Relying on great ingredients rather than dining table showmanship
When Bunker was still in the planning stages two years ago, all I knew was that Eat Me’s famed head chef Tim Butler was involved, and that he and his collaborators were converting a multi-storied wreck tucked away at the end of Sathorn Soi 12.
In a bold move, they brought in chef Arnold Marcella—like Tim Butler, a New Yorker who trained in Michelin-starred eateries—to create the dining concept. Meanwhile designer Kelly Wheatley of Lump Company kitted out the angled cement rooms with his signature minimal interior architecture and original furniture designs of recycled wood and steel, and vintage textiles.
Besides installing a large bar downstairs, the team employed the considerable talents of Andreas Pergher, an American sommelier whose Argentine father immersed him in wine-drinking culture of Mendoza from an early age.
I enjoyed the impressive results of their efforts early in Bunker’s opening phase last year: simple, great-tasting dishes with a few sly twists but no forced mystery, a cuisine that relies on great ingredients handled extremely well rather than dining table showmanship. Being more of a Sathorn explorer than a Sukuhumvit zombie, I expected to become a regular but it wasn’t until the menu was extensively revised two months ago that I made it back.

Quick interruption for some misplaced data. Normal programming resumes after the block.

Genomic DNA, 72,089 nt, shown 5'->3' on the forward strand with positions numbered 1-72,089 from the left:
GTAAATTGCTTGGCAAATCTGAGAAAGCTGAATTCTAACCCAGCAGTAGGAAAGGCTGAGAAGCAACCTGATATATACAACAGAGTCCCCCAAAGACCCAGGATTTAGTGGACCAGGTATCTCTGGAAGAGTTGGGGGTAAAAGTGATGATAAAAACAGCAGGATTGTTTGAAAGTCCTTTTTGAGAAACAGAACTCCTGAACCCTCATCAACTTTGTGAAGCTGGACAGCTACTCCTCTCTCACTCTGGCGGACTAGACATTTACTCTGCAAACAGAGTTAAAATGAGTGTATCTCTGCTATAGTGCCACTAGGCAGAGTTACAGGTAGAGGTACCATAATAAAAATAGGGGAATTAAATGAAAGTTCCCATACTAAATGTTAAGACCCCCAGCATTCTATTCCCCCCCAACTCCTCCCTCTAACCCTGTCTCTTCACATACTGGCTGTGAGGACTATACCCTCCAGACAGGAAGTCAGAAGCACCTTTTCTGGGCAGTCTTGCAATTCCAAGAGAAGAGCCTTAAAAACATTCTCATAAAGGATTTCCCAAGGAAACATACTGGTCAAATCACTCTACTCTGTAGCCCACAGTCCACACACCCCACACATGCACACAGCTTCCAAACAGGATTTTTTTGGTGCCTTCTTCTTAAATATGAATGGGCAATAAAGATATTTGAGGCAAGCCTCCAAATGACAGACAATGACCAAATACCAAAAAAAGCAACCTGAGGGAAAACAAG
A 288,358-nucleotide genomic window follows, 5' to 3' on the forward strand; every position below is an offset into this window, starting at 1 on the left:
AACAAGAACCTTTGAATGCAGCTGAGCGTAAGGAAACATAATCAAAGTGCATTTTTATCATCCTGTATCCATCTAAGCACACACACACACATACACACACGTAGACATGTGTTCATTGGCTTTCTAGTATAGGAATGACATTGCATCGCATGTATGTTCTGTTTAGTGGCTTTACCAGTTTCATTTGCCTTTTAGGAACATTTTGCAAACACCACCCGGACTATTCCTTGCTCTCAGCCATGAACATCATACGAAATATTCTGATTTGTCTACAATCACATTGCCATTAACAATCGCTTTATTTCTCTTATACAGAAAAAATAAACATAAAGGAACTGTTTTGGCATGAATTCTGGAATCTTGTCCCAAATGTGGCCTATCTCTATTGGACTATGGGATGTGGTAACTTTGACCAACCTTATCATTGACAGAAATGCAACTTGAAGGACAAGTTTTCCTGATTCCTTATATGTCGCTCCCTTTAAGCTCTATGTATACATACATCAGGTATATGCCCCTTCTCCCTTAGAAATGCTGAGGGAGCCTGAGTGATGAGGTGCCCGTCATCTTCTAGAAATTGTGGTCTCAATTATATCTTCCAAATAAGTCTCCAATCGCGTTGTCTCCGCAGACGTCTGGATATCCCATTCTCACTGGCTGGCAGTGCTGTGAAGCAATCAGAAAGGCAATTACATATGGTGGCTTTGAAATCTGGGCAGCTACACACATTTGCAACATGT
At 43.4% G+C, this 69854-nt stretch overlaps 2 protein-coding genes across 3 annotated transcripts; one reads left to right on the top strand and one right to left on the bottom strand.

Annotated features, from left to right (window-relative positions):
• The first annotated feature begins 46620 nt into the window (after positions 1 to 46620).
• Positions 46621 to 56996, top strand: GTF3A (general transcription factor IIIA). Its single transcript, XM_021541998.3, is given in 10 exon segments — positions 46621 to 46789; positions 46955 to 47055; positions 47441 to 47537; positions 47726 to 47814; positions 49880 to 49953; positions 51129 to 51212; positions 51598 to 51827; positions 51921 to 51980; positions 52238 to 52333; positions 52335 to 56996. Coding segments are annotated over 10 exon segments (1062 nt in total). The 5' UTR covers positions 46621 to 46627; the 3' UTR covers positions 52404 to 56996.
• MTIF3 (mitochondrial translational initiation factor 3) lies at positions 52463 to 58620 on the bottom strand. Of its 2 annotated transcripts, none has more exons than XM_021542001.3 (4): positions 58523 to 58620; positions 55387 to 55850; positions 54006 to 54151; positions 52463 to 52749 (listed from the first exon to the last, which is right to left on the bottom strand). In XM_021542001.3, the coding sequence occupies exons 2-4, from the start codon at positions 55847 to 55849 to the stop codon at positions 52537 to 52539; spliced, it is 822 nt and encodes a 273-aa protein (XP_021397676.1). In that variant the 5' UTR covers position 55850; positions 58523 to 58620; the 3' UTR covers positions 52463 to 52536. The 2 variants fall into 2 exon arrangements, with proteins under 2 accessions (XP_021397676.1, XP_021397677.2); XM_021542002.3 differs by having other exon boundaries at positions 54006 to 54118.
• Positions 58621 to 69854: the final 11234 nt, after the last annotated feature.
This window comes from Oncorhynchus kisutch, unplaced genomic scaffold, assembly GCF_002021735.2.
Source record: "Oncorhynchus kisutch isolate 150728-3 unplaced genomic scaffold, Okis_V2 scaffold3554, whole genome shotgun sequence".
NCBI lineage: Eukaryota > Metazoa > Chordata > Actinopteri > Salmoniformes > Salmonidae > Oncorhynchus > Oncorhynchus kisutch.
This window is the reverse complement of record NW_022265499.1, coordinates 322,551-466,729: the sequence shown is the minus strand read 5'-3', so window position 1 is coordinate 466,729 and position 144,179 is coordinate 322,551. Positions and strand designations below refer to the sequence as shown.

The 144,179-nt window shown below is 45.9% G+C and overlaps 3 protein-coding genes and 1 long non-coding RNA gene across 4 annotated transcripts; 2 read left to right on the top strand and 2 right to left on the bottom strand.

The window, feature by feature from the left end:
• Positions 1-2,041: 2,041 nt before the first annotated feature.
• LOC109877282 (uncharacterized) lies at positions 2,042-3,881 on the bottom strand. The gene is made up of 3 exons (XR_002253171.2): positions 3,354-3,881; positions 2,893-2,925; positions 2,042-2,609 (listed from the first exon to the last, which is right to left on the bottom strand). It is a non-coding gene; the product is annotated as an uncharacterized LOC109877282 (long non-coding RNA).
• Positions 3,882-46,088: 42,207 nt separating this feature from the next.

Pergher arranged a wine pairing of six vintages, including an opening glass of Tattinger Champagne Brut NV to go with a dish of madai snapper in red kombucha—a very fine start. Scallops with coconut and coriander followed, mated with a nice, light 2014 Ca del Frati I Frati (Italy).
The next dish, simply called ‘Locally Grown’, was the first mind-blower of the evening. Carefully composed of 30 different seasonal roots and vegetables acquired through local markets, it felt like something I should be eating in a forest meadow, surrounded by a circle of elves smiling with approval.
“We have our own forager, a woman named Chin who also works for Chili Paste food tours, and she’s always bringing us great new stuff,” says Marcella.
At this point the dining experience morphed into a polyphonic thrill of sensually rendered familiar flavours, well-selected wines, and animated conversation. This is Bunker doing what it does best: seducing rather than challenging; engaging rather than stupefying; and bringing otherwise “serious eaters” together for a mutual buzz.
One à la carte classic still on the menu (but, according to Marcella, slightly reformulated) is Foie Gras Dumplings, with mushrooms, garlic froth, and scallions. Foie gras is often a bit rich for my tastes, but wrapping it in a dumpling counter-balances the fatty sweetness in a Soho-meets-Chinatown kind of way. And with it came the most interesting wine of the evening, a 2015 Rogue Vines ‘Jamon Jamon’ Orange (Chile).
Skipping ahead to the final plates, we’re smiling happily at the first fork-stab of a New York strip of Australian Wagyu in sunchoke purée and malted coffee. Pergher slams it home with a nice fat 2014 Achaval Ferrer Malbec (Argentina).
We finish with three amazing desserts from resident American pastry chef Elle Cowan. My overwhelming favourite, Banana Rum Baba, bolsters the classic French-style rum-soaked cake with candied puffed barley, banana toffee ice cream, and caramelized bananas.
It feels to me like the Bunker kitchen crew is just hitting its stride. I’ve already been back for a New York-style ‘Little Italy’ feast, and await other interesting turns in their strange and beautiful American highway.
By Joe Cummings/CPA Media
118/2 Soi Suksa (Sathorn Soi 12)
Tel: 02 234 7749
Open daily: 6 pm-midnight